Move the red box, and have students read the hook with the topic sentence. Allow students to compare the two paragraphs and see if they can come up with/confirm their understanding of what a hook is from earlier. Once again look at the chart paper, and read of each sticky notes. Ask students if the description should stay "be a keeper" or should get thrown back in the water. Read the sticky notes that are left, and have students work together in a pair, and try to synthesize what they learned and the sticky notes to come up with a good definition of what a hook is. Allow students time to share those definitions. To really challenge students, they could create a metaphor of what a hook is and why they are important. For example, a hook is like the supercharged engine of a car, it makes your paper interesting and people want to see it. You can use slides 6 and 7 to help record student thoughts.
Step 3: Using slide 8, you can go over what a hook is, and why they are important to reinforce the classroom definition. Have students write their definitions, metaphors, and this definition in their journal to help them keep track of their notes.
Step 4: Tell students now that they know what a hook is and understand why they are important, they will have a chance to discover different types of hooks. Pull out the fishing pole and tell them that they are about to fish for different types of hooks. The rules are that when they catch a fish, they will read the hook and determine if the fish is a keeper or not. This will allow students to analyze the text and really think about if the writer is being effective or not. Be sure to tell students to cast gently, and towards the pool. You do not want any accidents to happen =-). Once they catch a fish, and after they read the sentence(s) on the fish, the class will determine if the hook is effective or not by calling the fish a "keeper" or a "throw back". Use slide 9 and 10 to print off the keeper/throwback pictures and tape them on the five gallon buckets. This will allow students to separate out what hooks they feel are effective and which ones they feel are not.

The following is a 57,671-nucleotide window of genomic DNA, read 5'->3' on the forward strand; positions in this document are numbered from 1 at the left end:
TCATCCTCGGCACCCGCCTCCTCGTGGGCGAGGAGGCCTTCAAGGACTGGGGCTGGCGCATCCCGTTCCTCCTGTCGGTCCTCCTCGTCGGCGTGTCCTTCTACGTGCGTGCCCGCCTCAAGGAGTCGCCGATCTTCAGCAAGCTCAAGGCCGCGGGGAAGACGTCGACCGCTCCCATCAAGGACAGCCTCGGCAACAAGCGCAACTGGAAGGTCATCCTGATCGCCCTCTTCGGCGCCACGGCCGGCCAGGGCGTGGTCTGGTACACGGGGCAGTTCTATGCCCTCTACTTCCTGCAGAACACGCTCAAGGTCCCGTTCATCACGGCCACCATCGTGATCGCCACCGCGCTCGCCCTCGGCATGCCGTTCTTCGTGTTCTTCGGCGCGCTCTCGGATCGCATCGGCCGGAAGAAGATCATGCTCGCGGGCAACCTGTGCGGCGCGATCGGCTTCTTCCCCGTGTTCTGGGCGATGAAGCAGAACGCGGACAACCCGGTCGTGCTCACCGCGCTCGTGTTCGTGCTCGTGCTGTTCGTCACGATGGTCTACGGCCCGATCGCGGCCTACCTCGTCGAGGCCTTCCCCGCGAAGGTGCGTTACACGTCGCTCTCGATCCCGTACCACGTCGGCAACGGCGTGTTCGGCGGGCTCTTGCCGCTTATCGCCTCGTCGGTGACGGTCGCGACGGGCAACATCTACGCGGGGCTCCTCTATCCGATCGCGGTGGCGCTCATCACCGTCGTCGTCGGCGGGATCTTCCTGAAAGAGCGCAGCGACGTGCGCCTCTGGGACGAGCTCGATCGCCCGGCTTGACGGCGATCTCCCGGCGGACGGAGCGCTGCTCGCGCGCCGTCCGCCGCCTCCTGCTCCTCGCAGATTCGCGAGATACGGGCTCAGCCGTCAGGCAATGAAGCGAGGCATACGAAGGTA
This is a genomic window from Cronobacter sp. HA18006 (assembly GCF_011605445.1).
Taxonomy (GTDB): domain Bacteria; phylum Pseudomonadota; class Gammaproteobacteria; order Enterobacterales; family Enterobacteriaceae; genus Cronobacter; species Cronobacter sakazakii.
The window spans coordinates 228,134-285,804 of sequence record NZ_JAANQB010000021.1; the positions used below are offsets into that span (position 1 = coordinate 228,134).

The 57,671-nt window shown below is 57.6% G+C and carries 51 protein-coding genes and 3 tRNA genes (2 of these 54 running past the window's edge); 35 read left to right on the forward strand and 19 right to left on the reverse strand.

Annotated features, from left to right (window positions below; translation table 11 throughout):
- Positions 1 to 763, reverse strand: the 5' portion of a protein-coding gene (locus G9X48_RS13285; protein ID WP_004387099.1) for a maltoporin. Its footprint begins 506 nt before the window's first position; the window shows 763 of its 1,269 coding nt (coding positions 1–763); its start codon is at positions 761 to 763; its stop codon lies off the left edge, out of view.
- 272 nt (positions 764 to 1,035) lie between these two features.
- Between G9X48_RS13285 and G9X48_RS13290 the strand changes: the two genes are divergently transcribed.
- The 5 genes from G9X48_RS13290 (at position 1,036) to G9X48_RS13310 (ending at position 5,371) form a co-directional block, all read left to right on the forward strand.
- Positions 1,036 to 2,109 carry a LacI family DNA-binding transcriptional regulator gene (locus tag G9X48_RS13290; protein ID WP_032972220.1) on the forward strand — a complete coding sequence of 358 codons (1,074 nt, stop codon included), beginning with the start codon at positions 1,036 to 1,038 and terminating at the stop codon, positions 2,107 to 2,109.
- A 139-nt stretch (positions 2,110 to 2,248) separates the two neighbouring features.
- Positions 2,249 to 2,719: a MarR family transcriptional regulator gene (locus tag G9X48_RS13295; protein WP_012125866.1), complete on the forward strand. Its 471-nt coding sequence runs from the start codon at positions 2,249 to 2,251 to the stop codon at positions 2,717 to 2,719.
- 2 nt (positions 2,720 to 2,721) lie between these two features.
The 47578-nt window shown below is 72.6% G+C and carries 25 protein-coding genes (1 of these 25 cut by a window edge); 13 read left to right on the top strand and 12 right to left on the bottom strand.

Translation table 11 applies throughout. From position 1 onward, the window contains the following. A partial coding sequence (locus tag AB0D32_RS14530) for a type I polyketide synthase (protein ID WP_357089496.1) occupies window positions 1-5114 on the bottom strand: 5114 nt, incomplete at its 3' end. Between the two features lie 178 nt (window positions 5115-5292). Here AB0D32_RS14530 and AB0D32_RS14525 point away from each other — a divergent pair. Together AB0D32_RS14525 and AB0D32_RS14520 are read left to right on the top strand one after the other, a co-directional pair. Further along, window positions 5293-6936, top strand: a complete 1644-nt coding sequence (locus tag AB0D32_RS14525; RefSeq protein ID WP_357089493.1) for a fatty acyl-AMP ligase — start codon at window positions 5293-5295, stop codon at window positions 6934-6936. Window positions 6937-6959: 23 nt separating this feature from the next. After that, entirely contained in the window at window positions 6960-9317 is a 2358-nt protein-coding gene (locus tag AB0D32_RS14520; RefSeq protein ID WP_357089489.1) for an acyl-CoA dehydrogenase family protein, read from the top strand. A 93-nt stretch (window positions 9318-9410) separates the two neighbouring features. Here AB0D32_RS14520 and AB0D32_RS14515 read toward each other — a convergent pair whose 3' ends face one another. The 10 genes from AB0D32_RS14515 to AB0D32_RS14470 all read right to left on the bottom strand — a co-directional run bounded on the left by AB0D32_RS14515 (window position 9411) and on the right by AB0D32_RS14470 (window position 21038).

Step 5: After students have gone through and determined if the hook was a "keeper" or "throw back" it is time to determine what type of fish they caught. Now that your keepers are in the bucket, pull out the bucket and pass one out to random students. Have a roll of masking tape, with you. Turn to slide 19 and have students see if they can infer/identify the type of hooks that they caught. After each student reads the hook they have, the class can debate what kind of example that hook is. Have students bring you the fish and put some masking tape on the back, and stick it where they feel it belongs. Then, pass out the hook mentor text (slide 18) and have students look at the different hooks that they just caught. They can check to see what they identified correctly.
Step 6: Now, using the list of persuasive writing prompts provided, or having students revise an earlier writing piece, or coming up with your own authentic prompts, have students pick two or three different types of hooks and test them out. Allow them time to share their hooks as a group, and then share them out loud. Have them write the one hook that they are most proud of on the "Great Catch" (slide 20) sheet. These can be hung up in the classroom to display students' thinking. In their journals, have students write about what they learned today, that will make them betters writers later. Have them hand in their journals to use as a formative assessment, and see where the students are for the next day.